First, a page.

How Much Exercise Does a Boxita Need?
The Boxita is an energetic dog that loves to run and needs at least an hour of moderate activity every day.
A game of fetch, a trip to the dog park, or a long walk can satisfy his activity requirements.
This lively dog also enjoys agility training and obstacle courses, so you may want to do that with him.
Swimming is another activity your Boxita is good at. Try throwing a ball in the water for him to fetch at the local pond or lake.
But make sure it is safe and legal for dogs to be swimming there first. If they do not get enough exercise, he can develop behavior issues due to boredom and unreleased energy.
Boxita Health and Conditions
Major health concerns for the breed include corneal dystrophy, degenerative myelopathy, subvalvular aortic stenosis, hip dysplasia, cardiomyopathy, ectropion, and entropion.
Minor health concerns include atopic dermatitis, cataracts, and progressive retinal atrophy. There may be occasional tests done on your dog, including x-rays, and skin scraping.
There may also be physical examinations, respiratory tests, as well as heart, hip, and eye tests.
My Final Thoughts on the Boxita
The Boxita is a bold and willful dog. He is naturally wary of strangers but extremely loyal to his family.
He is alert, intelligent, and courageous. He can show aggression toward other dogs, especially dogs of the same sex.
He is best suited to a one-dog household. With his family, the Boxita is affectionate and playful.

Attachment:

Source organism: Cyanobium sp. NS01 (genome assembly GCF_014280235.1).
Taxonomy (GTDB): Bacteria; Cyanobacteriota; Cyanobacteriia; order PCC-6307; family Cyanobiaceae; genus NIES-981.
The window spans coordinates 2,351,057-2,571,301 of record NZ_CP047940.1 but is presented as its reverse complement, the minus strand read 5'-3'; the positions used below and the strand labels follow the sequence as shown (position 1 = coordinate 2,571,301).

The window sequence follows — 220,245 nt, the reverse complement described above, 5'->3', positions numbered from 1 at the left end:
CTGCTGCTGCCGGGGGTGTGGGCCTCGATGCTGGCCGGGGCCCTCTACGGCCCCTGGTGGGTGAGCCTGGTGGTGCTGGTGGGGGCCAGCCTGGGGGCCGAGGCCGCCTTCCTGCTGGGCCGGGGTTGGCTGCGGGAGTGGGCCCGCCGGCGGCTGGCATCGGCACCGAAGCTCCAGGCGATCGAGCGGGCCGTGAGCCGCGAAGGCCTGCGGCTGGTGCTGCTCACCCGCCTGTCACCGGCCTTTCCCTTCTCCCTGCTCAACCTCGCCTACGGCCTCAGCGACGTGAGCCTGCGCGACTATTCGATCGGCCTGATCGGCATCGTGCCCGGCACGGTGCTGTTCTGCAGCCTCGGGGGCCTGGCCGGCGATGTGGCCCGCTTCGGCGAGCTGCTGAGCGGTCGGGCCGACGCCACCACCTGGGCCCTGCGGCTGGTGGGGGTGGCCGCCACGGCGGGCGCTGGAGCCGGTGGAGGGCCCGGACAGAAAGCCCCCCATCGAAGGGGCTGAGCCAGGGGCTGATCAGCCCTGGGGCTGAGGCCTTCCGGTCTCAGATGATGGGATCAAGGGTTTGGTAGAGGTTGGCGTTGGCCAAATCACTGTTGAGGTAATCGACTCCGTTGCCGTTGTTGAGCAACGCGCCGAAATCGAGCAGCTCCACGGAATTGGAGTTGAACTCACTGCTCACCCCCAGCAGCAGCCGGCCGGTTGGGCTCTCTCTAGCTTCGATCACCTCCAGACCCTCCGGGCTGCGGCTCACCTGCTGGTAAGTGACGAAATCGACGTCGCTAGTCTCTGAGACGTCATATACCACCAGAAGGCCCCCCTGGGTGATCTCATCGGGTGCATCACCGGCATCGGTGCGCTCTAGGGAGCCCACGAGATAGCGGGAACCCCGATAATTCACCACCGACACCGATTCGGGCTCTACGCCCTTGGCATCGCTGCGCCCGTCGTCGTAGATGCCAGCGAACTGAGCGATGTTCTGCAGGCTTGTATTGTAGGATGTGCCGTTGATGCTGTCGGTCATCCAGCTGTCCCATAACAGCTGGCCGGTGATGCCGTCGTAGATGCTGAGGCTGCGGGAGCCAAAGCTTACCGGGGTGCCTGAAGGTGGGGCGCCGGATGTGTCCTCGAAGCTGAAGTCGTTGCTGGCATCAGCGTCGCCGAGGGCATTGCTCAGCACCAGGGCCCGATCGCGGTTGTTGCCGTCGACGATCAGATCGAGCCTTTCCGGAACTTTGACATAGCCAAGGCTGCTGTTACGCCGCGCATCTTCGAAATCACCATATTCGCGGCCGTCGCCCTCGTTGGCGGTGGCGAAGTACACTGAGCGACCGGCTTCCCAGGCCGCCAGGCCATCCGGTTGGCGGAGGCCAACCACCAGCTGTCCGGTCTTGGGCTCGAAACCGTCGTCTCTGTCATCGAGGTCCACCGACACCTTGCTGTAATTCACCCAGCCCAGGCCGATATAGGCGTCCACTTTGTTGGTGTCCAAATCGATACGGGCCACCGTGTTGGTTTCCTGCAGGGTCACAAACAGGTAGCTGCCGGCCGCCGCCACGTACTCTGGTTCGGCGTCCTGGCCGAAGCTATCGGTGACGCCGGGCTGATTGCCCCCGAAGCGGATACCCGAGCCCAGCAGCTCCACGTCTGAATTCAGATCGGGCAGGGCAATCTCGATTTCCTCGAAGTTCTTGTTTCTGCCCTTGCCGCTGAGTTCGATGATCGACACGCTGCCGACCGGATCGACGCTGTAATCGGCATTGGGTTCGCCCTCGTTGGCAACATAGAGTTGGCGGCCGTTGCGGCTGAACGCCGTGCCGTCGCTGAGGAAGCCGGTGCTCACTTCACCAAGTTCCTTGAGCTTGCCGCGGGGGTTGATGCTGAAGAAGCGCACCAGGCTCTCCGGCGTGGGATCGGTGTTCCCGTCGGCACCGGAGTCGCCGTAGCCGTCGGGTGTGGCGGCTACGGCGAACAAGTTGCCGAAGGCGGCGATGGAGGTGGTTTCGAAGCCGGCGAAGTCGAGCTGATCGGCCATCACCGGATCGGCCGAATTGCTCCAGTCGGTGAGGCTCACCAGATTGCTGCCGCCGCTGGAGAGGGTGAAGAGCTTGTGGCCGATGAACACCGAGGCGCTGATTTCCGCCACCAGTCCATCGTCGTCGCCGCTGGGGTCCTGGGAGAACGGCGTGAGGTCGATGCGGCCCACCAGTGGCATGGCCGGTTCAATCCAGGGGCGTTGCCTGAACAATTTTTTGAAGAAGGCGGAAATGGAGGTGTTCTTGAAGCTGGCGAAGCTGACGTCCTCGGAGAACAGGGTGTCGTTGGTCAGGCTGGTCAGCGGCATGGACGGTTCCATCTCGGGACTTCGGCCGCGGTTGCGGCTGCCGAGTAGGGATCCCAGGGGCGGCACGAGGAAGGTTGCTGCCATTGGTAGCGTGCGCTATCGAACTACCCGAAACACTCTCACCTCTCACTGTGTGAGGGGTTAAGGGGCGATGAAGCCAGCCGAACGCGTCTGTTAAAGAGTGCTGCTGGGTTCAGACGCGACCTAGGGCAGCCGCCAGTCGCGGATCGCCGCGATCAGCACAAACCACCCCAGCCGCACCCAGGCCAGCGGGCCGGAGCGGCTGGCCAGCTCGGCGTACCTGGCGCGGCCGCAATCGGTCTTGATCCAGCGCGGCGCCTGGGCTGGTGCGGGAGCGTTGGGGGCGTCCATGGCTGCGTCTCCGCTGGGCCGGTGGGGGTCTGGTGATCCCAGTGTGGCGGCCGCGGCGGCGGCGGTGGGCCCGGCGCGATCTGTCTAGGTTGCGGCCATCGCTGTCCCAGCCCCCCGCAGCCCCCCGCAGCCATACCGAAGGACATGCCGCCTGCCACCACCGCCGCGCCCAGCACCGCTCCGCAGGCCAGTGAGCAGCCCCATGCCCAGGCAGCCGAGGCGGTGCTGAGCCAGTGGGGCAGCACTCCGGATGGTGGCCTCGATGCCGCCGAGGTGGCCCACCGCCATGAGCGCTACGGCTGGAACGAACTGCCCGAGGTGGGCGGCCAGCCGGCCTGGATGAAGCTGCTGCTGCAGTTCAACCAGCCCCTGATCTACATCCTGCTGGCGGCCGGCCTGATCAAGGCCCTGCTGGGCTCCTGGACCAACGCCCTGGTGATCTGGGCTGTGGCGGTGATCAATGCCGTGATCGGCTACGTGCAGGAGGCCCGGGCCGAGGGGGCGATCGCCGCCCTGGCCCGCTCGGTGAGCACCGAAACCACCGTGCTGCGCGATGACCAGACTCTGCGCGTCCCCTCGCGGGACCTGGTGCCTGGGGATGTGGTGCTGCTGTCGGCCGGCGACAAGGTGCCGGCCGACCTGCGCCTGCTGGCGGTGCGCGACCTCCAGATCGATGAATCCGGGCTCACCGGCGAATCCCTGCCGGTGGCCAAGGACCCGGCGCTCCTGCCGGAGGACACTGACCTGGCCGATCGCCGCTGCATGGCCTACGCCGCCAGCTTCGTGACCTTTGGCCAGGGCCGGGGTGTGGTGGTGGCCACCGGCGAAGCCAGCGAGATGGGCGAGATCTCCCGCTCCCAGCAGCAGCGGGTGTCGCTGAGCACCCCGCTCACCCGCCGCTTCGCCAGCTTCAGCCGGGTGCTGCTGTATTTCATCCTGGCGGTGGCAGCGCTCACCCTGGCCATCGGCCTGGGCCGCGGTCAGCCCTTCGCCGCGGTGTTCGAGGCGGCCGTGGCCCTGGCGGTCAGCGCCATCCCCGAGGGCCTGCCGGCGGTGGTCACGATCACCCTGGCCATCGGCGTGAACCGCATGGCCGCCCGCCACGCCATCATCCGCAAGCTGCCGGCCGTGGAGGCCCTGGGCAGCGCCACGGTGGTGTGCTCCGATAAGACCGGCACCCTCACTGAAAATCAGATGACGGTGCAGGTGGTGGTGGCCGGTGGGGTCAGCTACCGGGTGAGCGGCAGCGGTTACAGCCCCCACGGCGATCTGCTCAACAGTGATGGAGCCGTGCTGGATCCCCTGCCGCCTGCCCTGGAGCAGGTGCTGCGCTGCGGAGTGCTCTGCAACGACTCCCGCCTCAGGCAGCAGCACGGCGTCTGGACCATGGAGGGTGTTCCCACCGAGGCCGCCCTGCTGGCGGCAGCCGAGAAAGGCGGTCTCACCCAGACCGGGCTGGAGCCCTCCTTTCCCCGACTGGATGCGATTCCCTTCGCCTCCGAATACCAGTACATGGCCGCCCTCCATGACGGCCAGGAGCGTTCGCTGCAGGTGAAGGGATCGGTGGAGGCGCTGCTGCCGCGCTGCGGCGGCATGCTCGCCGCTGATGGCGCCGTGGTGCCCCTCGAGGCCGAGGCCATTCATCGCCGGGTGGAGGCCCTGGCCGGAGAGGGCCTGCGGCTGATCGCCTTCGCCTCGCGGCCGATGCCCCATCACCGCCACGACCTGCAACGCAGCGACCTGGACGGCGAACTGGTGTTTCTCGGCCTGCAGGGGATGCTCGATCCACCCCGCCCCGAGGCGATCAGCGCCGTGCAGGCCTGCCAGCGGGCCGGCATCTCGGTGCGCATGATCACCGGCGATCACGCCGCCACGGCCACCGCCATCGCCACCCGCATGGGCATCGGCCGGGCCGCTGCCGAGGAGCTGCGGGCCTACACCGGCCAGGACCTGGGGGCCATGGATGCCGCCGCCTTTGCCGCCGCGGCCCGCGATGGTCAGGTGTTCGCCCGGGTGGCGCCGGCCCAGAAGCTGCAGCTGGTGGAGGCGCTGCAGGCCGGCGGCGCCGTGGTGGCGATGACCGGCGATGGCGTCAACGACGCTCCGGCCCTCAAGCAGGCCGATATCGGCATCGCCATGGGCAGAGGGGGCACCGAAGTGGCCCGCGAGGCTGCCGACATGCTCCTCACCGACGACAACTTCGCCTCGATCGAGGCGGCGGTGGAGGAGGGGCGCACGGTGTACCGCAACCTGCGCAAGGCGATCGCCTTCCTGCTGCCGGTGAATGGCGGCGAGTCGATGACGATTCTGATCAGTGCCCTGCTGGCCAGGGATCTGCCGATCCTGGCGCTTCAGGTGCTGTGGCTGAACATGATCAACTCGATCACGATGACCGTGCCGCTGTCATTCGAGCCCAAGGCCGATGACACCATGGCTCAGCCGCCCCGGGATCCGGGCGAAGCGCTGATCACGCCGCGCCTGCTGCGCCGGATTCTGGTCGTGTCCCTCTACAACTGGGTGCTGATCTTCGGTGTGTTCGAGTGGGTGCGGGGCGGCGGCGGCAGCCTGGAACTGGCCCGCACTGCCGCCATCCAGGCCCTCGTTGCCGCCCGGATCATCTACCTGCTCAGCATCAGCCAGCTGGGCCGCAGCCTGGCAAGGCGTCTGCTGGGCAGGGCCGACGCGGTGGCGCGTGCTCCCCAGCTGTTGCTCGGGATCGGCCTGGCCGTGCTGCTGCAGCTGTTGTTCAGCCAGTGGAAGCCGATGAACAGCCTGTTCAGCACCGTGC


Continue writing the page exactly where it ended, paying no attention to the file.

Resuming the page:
He enjoys the companionship of his family and wants to participate in daily activities.
He also enjoys carrying toys and household items around.
The Boxita can be noisy if he believes the situation warrants it. His strong personality can be overwhelming.
He is not the dog for a first-time owner, and he is not for the timid. He needs an owner who can provide firm, loving discipline.
Activity is essential for this active breed. He needs plenty of exercise to keep him from becoming bored, or worse, destructive.
The Boxita is protective by nature and tends to be aggressive if you let him, or if he isn’t raised or trained properly.
Training the Boxita is essential, and so is proper socialization from an early age.
Remember that this mixed breed can be willful and headstrong, so extra patience is necessary to teach him proper dog manners.
Emily started this blog out of pure passion. She LOVES her 3 dogs; Chew Barka, Cooper & Nelson, and spends countless hours every day playing with them.
When she’s not nerding out on dogs, you’ll find her on a snowboard or in the kitchen baking chocolate brownies.
She’s been featured in PetAware, Dogtime, and ModernDog.
- Boxita Puppies – Before You Buy…
- Physical Traits of the Boxita
- Intelligence, Temperament and Personality Traits of the Boxita
- The Boxita’s Diet
- Boxita Health and Conditions
- My Final Thoughts on the Boxita